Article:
Let the words of my mouth and the meditation of my heart be pleasing unto Thee, o God, my Rock and my Redeemer. Amen.
I’m a feminist.
No, I’ve never burned a bra. (Are you kidding me? Bras are expensive!) No, I don’t hate men, and I don’t think we should store them in tunnels underground and use them only for breeding purposes. No, I don’t think women are inherently superior to men. That’s not what a feminist is.
I’m a feminist because I believe that men and women were created equally, and blessed by our Creator with the gifts God intends for us to use as we live in community with one another.
I believe that it is nothing short of a sin, and a grievous one, when any person or institution—including, and perhaps especially, the Church—refuses to acknowledge someone’s gifts simply because those gifts seem to be outside of what we perceive to be “proper” for a person of his or her gender.
I believe that men and women should be given the same opportunities in education and employment, and in society as a whole, starting at birth. I oppose sexism and sex-based discrimination with all of my heart. I believe that God calls all of us to be disciples, and that call looks a bit different for each of us. Much like our gifts, the life we are called to lead may or may not match up with the norms society has created with regard to gender. Some women are nurses and some are mechanics. Some men are professional athletes and some are hairdressers. The extent to which a person’s profession and vocation conforms to manmade gender stereotypes is neither here nor there.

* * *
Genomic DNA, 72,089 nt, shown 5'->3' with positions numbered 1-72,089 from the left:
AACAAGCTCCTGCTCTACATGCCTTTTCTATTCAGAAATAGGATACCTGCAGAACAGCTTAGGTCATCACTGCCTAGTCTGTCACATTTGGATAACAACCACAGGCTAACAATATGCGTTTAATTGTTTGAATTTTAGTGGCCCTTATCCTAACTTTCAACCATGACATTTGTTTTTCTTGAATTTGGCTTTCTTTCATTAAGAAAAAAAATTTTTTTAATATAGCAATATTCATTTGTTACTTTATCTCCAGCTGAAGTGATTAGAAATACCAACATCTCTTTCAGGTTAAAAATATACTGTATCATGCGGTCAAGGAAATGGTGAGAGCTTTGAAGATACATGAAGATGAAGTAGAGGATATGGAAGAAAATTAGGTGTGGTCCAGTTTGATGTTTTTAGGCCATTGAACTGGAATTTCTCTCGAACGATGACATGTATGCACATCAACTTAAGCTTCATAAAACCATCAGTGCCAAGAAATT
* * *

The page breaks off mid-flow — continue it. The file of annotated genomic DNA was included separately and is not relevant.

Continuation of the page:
It makes me sad and angry when society as a whole neglects to remember this fact, but particularly so when the Church does. The Church should be the place where everyone’s gifts are recognized and celebrated, because we know that in Christ, there is neither male nor female, for all are one in Christ Jesus. God doesn’t use the same sorting and labeling system that we do!
It breaks my heart to see so many those who would call themselves followers of Jesus clinging to the vestiges of patriarchy that keep them from affirming the gifts of all God’s people, and in so doing, prevent some of their sisters in Christ from answering God’s call to lay or ordained leadership.
I believe that a call to serve God in any particular capacity, lay or ordained, publicly or privately, in an overtly religious way or a way we might label as secular, is just that: a call to serve God.
And how dare we, as individuals and as the Body of Christ, presume to tell someone that our own twisted, human ideas about gender should override God’s divine plan for his or her life?
That’s why I’m a feminist.